The SAN Management Dilemma Page 3
No 'Single Pane of Glass' Solution in Sight
The current effort by the storage industry to define a common standard for SAN management will facilitate creation of interoperable management frameworks, but it will not instantly deliver the "single pane of glass" management application that masters all aspects of SAN management. Customers will still have to operate multiple instances of SAN management, each focusing on specific functions. Backup, for example, is today commonly executed via standalone applications that do not integrate directly into SAN transport management frameworks. Multiple applications means multiple administrators, multiple management workstations, separate training and expertise, separate acquisition and support costs, and often separate management access methods to configure and monitor the SAN. Common management standards alone will not eliminate this requirement, but they are an evolutionary step towards SAN management integration.
In addition, streamlining SAN management is desirable from the standpoint of minimizing the impact of management on the SAN infrastructure itself. In a complex SAN, for example, the storage disk arrays, tape subsystems, SAN switches, and host bus adapters may be polled by multiple management applications simultaneously, as each attempts to solicit only those bits of information required for narrowly defined management tasks. This imposes considerable overhead on both the end devices and the storage network.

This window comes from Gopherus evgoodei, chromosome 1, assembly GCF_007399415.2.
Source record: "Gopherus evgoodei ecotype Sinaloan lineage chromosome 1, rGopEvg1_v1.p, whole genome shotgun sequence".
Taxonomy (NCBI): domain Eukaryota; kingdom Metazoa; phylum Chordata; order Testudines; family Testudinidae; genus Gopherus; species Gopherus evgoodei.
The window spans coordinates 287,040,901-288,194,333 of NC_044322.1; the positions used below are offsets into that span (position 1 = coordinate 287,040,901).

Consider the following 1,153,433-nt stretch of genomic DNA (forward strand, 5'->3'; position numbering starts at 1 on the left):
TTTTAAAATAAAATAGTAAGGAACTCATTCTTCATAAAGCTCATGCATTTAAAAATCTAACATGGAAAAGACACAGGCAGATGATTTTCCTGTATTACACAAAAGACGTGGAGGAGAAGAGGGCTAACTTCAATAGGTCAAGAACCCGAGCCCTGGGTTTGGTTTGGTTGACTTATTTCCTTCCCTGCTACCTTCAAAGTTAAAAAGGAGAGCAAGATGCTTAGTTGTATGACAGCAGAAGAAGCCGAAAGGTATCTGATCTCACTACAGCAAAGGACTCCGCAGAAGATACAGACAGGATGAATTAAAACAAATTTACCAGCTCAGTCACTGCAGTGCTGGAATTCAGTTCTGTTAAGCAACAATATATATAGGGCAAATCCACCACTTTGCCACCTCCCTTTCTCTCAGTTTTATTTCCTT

This situation is not helped by the fact that individual vendors, in their haste to add value to their product offerings, are extending the reach of their own management applications outside the boundaries of what is required for the immediate configuration and monitoring of their equipment. A SAN switch vendor, for example, may provide utilities for switch configuration, but also include a tool that draws a complete map of the SAN and its attached devices. Likewise, a storage array vendor may provide useful utilities for management of RAID and LUNs, but also lay claim to other aspects of SAN management as well.
This duplicates the work of other management applications and often results in excessive polling of storage resources without providing significant customer benefit. Although massive amounts of raw management data points may be retrieved, there is no correlation of this data into a comprehensive view of the SAN and its diverse functions. For the customer, maintaining five or six management applications to oversee a single SAN is an exasperating experience.